You have to connect it to a device with a DAC for it to work. Thankfully, the 6000A Play has an excellent 32-bit DAC built-in, and when you play a disc in the 6000CDT, the quality of the 6000A’s digital to analog converter becomes evident.
Like the 6000A Play, the 6000CDT also benefits from Audiolab’s sleek and minimalist design language. Again there’s the elegant oval LCD display, now joined by two rows of small buttons used to control the sophisticated slot-loading mechanism.
That mechanism is said to be the same as the one in their 8300CD flagship CD player, and I believe it. The motion of the CD slipping in and out of the slot opening is smooth like butter.
The 6000CDT is also advertised to have a read-ahead digital buffer to reduce disc-reading failures, making it able to play scratched and damaged CDs.
I don’t own any severely damaged CDs, but I do have a few from the Goodwill with visible scratches. All of them played flawlessly in the Audiolab deck.
Listening to the 6000A Play/6000CDT System
I listened to the 6000A Play/6000CDT combo using three different sources. First, from the BT Transmitter using aptX, then with the built-in streamer connected to TIDAL, then with the CD Transport.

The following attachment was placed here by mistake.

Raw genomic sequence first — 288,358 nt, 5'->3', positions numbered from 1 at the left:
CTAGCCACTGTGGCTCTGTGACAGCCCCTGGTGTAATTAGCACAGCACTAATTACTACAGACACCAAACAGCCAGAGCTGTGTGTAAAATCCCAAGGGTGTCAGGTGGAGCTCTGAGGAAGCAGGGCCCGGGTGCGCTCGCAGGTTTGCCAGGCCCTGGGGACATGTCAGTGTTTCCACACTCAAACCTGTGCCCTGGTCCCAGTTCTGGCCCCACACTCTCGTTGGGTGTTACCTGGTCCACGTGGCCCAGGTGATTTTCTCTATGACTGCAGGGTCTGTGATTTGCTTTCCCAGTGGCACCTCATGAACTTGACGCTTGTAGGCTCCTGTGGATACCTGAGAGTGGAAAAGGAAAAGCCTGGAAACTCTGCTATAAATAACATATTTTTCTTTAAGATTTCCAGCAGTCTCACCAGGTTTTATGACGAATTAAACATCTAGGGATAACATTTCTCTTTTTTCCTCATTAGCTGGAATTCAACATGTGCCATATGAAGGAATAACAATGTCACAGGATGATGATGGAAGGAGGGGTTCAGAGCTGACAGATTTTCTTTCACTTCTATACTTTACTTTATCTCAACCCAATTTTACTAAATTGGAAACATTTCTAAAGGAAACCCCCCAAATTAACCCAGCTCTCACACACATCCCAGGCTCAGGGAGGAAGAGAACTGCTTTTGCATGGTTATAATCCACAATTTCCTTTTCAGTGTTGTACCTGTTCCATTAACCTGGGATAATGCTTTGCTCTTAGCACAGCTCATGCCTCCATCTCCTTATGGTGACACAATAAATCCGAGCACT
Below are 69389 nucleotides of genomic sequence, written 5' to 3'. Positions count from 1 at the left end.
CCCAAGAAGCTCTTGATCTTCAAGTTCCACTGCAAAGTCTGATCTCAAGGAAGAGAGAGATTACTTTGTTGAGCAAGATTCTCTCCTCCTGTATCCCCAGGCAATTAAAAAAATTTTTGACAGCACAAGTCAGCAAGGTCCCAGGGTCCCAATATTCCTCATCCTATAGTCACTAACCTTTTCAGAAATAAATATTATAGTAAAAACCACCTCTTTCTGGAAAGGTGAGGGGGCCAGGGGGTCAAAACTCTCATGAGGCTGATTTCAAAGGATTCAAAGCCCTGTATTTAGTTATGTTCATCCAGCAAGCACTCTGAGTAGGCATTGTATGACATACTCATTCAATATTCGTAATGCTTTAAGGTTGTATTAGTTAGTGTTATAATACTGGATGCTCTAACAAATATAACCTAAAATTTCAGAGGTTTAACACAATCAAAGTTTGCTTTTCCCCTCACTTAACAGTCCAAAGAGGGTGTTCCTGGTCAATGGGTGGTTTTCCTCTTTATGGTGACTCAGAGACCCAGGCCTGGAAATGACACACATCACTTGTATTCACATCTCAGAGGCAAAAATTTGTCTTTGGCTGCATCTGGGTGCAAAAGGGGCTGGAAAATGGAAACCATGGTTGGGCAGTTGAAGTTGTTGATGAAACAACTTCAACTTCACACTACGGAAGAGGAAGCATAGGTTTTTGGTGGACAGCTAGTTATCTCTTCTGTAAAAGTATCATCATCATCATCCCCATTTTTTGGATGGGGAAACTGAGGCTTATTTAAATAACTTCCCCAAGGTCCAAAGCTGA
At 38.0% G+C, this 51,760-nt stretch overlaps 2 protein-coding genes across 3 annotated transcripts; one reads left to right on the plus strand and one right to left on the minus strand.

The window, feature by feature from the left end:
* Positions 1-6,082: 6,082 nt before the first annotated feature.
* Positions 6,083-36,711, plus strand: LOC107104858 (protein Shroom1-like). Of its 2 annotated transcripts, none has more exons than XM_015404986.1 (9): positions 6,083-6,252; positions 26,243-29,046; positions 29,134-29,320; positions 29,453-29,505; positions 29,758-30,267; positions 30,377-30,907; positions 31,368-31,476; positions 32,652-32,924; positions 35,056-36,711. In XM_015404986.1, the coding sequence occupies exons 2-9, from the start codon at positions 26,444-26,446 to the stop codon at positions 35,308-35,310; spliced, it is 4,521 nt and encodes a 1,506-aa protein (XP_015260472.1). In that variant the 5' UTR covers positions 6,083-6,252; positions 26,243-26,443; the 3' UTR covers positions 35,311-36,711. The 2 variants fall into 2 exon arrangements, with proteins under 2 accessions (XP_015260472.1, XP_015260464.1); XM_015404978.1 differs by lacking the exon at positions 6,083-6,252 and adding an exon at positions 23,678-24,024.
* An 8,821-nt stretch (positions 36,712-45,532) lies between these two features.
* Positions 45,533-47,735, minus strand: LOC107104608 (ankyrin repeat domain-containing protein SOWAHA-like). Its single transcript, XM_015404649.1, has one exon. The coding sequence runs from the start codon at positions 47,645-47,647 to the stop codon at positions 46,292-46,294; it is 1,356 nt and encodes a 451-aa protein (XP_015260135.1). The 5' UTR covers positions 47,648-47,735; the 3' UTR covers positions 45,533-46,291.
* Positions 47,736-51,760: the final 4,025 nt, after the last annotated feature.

The majority of my listening was done via the 6000CDT, followed by the Play-Fi streamer, so that’s where the bulk of my impressions come from. I also did a bit of listening via the BT input (aptX) on the 6000A Play, and while I found it quite engaging for BT, it didn’t quite match the transparency of the CD Transport and Play-Fi.
That being said, just like with the BT input on the 6000A stand-alone integrated, I found myself using it when I wanted to get some music playing in the background quickly, or for company.
I also found myself doing some critical listening with it on certain recordings, which surprised me. If I didn’t have the Wi-Fi streamer or CD to compare it to, I could see myself living with the aptX stream.
As far as speakers are concerned, I paired the system up with a pair of Kef LS50s, which list for $1299, precisely the same price as the 6000A Play. They are a pair of speakers that require an amp with some gusto, and I just knew the high-current Class AB amp in the Audiolab would be able to meet the challenge. I wasn’t disappointed.
First of all, if you’re familiar with the sound of the 6000A, then you probably don’t need to read any further. The 6000A Play sounds identical, possessing the same tonal balance, laid back perspective, and spaciousness that drew me to the original. Both have transparency that allows the amp to get out of the way, even at low volumes. Noise is practically nonexistent.
However, if you’re not a fan of the somewhat clinical sound of the Audiolab, 6000A, then the Play may not be for you either. But I have also found with both models that your choice of speaker can also be critical when it comes to your enjoyment of either one.